Before continuing to the actual contents of the product, let’s take a look at the specifications and features of the Kingston HyperX Cloud II:

- Advanced USB audio control box with built-in DSP sound card
- Hi-Fi capable with 53mm drivers for supreme audio quality
- Hardware-driven virtual 7.1 surround sound
- Comfortable, 100% memory foam on headband and leatherette cushions
- Pro-Gaming optimized with closed cup design for passive noise cancellation
- Compatible – USB connectivity for PC & Mac. Stereo compatible with PS4, Xbox One

- Transducer type: dynamic Ø 53mm with neodymium magnets
- Operating principle: closed
- Frequency response: 15Hz–25,000 Hz
- Nominal impedance: 60 Ω per system
- Nominal SPL: 98±3dB
- T.H.D.: < 2%
- Power handling capacity: 150mW
- Sound coupling to the ear: circumaural
- Ambient noise attenuation: approx. 20 dBa
- Headband pressure: 5N
- Weight: 320g
- Weight with microphone and cable: 350g
- Cable length and type: 1m + 2m extension
- Connection: single mini stereo jack plug (3.5 mm)

- Transducer type: condenser (back electret)
- Operating principle: pressure gradient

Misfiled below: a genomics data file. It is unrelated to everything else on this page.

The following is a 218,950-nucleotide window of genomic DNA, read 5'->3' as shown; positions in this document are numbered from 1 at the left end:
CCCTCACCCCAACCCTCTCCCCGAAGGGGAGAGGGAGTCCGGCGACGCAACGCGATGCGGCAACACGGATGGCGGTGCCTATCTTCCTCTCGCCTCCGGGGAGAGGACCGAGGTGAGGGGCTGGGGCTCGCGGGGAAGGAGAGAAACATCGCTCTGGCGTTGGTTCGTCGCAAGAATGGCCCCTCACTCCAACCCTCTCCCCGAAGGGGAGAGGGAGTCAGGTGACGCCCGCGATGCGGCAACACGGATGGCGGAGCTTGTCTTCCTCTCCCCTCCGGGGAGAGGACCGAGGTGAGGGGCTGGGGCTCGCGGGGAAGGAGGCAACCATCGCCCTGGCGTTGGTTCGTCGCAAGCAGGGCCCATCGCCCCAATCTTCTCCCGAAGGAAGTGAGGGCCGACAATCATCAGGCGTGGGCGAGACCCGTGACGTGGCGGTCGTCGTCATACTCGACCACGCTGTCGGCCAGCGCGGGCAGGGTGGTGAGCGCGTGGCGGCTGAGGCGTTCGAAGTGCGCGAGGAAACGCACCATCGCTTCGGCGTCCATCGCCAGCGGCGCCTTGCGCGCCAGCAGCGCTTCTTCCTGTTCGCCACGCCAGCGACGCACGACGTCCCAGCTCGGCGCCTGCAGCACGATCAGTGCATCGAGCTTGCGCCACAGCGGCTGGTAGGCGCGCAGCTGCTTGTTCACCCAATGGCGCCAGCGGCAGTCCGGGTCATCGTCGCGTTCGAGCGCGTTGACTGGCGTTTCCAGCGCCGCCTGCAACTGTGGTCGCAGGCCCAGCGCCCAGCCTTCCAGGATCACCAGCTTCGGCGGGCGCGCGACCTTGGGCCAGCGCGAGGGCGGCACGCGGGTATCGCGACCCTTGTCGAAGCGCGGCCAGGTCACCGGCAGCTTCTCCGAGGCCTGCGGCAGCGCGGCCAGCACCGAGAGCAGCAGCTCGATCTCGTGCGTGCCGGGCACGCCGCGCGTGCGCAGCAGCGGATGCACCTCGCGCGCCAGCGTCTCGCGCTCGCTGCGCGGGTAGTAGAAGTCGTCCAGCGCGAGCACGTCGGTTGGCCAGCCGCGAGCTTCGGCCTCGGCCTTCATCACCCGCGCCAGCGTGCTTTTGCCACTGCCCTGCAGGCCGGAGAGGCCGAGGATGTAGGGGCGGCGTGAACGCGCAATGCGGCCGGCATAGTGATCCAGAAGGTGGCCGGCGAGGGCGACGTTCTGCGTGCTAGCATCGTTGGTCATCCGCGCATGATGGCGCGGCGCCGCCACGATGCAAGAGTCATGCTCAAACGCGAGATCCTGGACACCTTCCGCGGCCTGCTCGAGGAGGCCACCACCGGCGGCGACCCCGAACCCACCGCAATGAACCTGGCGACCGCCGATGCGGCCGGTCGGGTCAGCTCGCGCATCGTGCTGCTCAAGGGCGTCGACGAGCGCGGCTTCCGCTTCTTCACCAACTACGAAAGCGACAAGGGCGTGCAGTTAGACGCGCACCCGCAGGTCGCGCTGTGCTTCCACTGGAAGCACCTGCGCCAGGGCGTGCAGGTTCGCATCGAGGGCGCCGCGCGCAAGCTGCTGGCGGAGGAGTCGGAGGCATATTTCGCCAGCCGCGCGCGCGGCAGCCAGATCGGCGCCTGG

- Polar pattern: cardioid
- Power supply: AB powering
- Supply voltage: 2V
- Current consumption: max 0.5 mA
- Nominal impedance: ≤2.2 kΩ
- Open circuit voltage: at f = 1 kHz: 20 mV / Pa
- Frequency response: 50–18,000 Hz
- THD: 2% at f = 1 kHz
- Max. SPL: 105dB SPL (THD≤1.0% at 1 KHz)
- Microphone output: -39±3dB
- Length mic boom: 150mm (include gooseneck)
- Capsule diameter: Ø6
- Connection: single mini stereo jack plug (3.5mm)

Taking the wrapping off of everything, you can see all the accessories thrown in with the Kingston HyperX Cloud II, which is slightly changed from the original Cloud. Going from left to right, top to bottom, we have an airplane adapter, microphone, 110cm USB 2.0 sound card, HyperX Cloud II headset, large mesh carrying case, and finally, an extra set of velour ear cushions. You may note a few omissions such as the mobile phone adapter or rubber extension cable, but these missing parts are not necessary for the HyperX Cloud II this time around. For example, the audio plug at the end of the Cloud II is now a single four pole 3.5mm audio jack, which means it can directly plug into mobile phones without any hassle. Otherwise, I am still happy with the many extras we do have, as everything they have included is either a feature, or can be useful. Let us continue on by taking a closer look at the main focus, the headset.

Page Index
1. Introduction, Packaging, Specifications
2. Physical Look - Hardware
3. Subjective Audio Analysis
4. Conclusion